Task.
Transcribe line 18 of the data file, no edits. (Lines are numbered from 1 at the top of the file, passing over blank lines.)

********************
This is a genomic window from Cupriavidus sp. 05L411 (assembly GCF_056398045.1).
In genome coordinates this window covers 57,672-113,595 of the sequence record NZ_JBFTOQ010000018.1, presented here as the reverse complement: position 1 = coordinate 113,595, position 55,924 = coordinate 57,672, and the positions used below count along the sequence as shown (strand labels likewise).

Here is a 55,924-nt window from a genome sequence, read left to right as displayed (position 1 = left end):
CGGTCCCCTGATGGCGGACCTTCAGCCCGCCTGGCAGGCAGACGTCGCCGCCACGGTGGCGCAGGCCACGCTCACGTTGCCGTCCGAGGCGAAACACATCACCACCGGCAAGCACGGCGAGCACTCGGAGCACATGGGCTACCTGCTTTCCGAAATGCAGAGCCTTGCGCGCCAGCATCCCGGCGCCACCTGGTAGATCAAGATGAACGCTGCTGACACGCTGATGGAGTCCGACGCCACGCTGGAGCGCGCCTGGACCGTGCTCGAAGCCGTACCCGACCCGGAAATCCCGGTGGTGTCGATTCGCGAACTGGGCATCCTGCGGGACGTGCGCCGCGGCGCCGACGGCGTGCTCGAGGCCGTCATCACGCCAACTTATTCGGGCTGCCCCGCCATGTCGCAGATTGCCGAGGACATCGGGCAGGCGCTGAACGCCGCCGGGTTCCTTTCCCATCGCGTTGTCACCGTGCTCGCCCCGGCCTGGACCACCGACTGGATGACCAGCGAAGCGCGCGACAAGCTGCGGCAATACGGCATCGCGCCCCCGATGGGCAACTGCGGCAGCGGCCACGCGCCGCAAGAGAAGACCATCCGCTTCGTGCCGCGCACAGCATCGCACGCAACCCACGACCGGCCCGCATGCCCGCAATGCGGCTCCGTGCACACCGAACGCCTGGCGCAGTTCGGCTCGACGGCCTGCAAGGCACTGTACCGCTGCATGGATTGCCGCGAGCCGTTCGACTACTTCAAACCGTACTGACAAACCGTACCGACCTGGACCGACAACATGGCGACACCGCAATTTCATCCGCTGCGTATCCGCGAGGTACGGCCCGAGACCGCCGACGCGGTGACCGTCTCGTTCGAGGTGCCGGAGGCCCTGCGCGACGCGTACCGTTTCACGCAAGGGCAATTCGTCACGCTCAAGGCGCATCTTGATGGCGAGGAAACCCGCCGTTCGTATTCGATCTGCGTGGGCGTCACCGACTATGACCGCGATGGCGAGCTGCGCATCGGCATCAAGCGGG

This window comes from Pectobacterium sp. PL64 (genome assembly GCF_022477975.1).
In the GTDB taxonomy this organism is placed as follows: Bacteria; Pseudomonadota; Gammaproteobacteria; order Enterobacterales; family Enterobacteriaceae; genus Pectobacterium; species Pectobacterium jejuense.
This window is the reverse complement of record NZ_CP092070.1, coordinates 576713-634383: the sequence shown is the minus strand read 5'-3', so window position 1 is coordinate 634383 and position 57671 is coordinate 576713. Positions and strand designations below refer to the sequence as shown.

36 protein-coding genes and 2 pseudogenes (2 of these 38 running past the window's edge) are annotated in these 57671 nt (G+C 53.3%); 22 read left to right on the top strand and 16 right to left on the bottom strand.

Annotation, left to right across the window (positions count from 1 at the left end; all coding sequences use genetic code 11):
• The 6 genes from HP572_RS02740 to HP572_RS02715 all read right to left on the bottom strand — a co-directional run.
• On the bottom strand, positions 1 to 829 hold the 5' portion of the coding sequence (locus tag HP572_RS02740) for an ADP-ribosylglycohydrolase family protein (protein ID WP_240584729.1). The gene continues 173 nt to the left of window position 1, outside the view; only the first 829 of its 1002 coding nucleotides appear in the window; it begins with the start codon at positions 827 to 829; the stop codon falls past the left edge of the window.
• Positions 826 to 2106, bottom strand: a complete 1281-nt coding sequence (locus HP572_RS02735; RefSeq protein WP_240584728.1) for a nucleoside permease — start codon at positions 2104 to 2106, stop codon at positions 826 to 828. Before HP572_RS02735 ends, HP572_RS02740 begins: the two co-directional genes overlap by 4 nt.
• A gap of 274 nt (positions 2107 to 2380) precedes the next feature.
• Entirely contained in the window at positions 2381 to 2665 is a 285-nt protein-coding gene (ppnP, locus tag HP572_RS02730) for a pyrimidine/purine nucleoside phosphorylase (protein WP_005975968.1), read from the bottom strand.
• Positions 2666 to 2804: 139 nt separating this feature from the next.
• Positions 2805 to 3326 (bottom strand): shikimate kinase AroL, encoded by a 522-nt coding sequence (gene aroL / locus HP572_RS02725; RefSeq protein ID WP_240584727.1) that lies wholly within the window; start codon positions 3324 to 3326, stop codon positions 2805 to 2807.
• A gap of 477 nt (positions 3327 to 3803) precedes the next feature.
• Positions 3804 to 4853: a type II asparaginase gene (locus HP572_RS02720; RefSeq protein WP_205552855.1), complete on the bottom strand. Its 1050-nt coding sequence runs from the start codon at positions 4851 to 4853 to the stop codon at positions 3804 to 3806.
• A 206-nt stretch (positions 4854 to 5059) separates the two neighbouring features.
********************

• Positions 3804 to 4853: a type II asparaginase gene (locus HP572_RS02720; RefSeq protein WP_205552855.1), complete on the bottom strand. Its 1050-nt coding sequence runs from the start codon at positions 4851 to 4853 to the stop codon at positions 3804 to 3806.